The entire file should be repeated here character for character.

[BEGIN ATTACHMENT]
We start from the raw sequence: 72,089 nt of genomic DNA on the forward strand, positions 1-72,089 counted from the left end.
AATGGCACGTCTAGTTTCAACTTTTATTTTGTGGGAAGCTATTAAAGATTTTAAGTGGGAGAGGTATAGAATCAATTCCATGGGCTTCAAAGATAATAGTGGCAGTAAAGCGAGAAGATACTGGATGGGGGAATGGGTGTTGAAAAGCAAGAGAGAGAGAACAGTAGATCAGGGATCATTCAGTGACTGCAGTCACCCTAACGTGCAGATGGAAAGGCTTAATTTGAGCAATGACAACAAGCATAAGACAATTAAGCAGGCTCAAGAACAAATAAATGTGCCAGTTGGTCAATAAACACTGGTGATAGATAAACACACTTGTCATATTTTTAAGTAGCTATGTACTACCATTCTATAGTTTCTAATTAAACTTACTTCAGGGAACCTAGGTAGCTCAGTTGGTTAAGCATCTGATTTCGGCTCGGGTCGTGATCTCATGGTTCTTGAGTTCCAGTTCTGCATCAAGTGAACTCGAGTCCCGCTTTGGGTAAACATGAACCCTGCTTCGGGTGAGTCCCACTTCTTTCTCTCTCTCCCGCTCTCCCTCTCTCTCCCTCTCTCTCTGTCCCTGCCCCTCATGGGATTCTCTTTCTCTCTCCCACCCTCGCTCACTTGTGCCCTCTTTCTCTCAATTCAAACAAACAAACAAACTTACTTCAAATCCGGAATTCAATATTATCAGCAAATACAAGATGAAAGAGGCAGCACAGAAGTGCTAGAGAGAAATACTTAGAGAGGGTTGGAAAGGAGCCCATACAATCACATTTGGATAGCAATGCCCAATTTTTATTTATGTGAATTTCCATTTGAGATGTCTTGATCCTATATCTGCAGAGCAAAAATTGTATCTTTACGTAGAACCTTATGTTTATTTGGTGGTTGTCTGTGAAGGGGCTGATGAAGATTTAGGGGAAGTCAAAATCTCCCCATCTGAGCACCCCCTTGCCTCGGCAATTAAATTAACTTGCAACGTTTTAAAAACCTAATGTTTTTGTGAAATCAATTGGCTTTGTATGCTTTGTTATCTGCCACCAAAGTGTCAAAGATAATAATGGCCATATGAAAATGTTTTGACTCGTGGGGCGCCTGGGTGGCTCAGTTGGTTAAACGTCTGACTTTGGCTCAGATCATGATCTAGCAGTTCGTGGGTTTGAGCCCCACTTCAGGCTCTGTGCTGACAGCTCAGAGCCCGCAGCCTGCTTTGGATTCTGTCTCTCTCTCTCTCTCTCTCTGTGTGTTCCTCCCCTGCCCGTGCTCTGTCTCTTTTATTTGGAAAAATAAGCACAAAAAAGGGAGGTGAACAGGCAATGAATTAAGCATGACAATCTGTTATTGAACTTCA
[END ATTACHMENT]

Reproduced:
We start from the raw sequence: 72,089 nt of genomic DNA on the forward strand, positions 1-72,089 counted from the left end.
AATGGCACGTCTAGTTTCAACTTTTATTTTGTGGGAAGCTATTAAAGATTTTAAGTGGGAGAGGTATAGAATCAATTCCATGGGCTTCAAAGATAATAGTGGCAGTAAAGCGAGAAGATACTGGATGGGGGAATGGGTGTTGAAAAGCAAGAGAGAGAGAACAGTAGATCAGGGATCATTCAGTGACTGCAGTCACCCTAACGTGCAGATGGAAAGGCTTAATTTGAGCAATGACAACAAGCATAAGACAATTAAGCAGGCTCAAGAACAAATAAATGTGCCAGTTGGTCAATAAACACTGGTGATAGATAAACACACTTGTCATATTTTTAAGTAGCTATGTACTACCATTCTATAGTTTCTAATTAAACTTACTTCAGGGAACCTAGGTAGCTCAGTTGGTTAAGCATCTGATTTCGGCTCGGGTCGTGATCTCATGGTTCTTGAGTTCCAGTTCTGCATCAAGTGAACTCGAGTCCCGCTTTGGGTAAACATGAACCCTGCTTCGGGTGAGTCCCACTTCTTTCTCTCTCTCCCGCTCTCCCTCTCTCTCCCTCTCTCTCTGTCCCTGCCCCTCATGGGATTCTCTTTCTCTCTCCCACCCTCGCTCACTTGTGCCCTCTTTCTCTCAATTCAAACAAACAAACAAACTTACTTCAAATCCGGAATTCAATATTATCAGCAAATACAAGATGAAAGAGGCAGCACAGAAGTGCTAGAGAGAAATACTTAGAGAGGGTTGGAAAGGAGCCCATACAATCACATTTGGATAGCAATGCCCAATTTTTATTTATGTGAATTTCCATTTGAGATGTCTTGATCCTATATCTGCAGAGCAAAAATTGTATCTTTACGTAGAACCTTATGTTTATTTGGTGGTTGTCTGTGAAGGGGCTGATGAAGATTTAGGGGAAGTCAAAATCTCCCCATCTGAGCACCCCCTTGCCTCGGCAATTAAATTAACTTGCAACGTTTTAAAAACCTAATGTTTTTGTGAAATCAATTGGCTTTGTATGCTTTGTTATCTGCCACCAAAGTGTCAAAGATAATAATGGCCATATGAAAATGTTTTGACTCGTGGGGCGCCTGGGTGGCTCAGTTGGTTAAACGTCTGACTTTGGCTCAGATCATGATCTAGCAGTTCGTGGGTTTGAGCCCCACTTCAGGCTCTGTGCTGACAGCTCAGAGCCCGCAGCCTGCTTTGGATTCTGTCTCTCTCTCTCTCTCTCTCTGTGTGTTCCTCCCCTGCCCGTGCTCTGTCTCTTTTATTTGGAAAAATAAGCACAAAAAAGGGAGGTGAACAGGCAATGAATTAAGCATGACAATCTGTTATTGAACTTCA